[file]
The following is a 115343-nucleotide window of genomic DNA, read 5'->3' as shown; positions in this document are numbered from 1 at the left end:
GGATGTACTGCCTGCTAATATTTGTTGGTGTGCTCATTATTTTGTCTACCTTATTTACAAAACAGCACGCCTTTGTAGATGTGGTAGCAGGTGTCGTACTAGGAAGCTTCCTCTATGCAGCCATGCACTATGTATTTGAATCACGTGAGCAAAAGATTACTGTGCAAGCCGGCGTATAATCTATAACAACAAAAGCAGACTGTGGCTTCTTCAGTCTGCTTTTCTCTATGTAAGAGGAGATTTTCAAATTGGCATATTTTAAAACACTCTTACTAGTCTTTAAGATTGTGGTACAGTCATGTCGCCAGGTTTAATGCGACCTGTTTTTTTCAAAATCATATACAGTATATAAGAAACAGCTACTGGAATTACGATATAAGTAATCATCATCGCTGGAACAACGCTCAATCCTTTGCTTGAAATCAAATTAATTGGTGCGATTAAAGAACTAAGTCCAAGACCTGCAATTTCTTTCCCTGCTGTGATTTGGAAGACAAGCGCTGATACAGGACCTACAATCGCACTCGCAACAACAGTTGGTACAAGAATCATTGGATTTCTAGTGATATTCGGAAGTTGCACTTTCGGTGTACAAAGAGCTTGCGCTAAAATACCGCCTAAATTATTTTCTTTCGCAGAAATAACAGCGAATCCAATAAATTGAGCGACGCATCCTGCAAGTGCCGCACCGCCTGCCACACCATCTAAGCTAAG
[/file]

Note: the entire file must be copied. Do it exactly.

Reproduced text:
The following is a 115343-nucleotide window of genomic DNA, read 5'->3' as shown; positions in this document are numbered from 1 at the left end:
GGATGTACTGCCTGCTAATATTTGTTGGTGTGCTCATTATTTTGTCTACCTTATTTACAAAACAGCACGCCTTTGTAGATGTGGTAGCAGGTGTCGTACTAGGAAGCTTCCTCTATGCAGCCATGCACTATGTATTTGAATCACGTGAGCAAAAGATTACTGTGCAAGCCGGCGTATAATCTATAACAACAAAAGCAGACTGTGGCTTCTTCAGTCTGCTTTTCTCTATGTAAGAGGAGATTTTCAAATTGGCATATTTTAAAACACTCTTACTAGTCTTTAAGATTGTGGTACAGTCATGTCGCCAGGTTTAATGCGACCTGTTTTTTTCAAAATCATATACAGTATATAAGAAACAGCTACTGGAATTACGATATAAGTAATCATCATCGCTGGAACAACGCTCAATCCTTTGCTTGAAATCAAATTAATTGGTGCGATTAAAGAACTAAGTCCAAGACCTGCAATTTCTTTCCCTGCTGTGATTTGGAAGACAAGCGCTGATACAGGACCTACAATCGCACTCGCAACAACAGTTGGTACAAGAATCATTGGATTTCTAGTGATATTCGGAAGTTGCACTTTCGGTGTACAAAGAGCTTGCGCTAAAATACCGCCTAAATTATTTTCTTTCGCAGAAATAACAGCGAATCCAATAAATTGAGCGACGCATCCTGCAAGTGCCGCACCGCCTGCCACACCATCTAAGCTAAG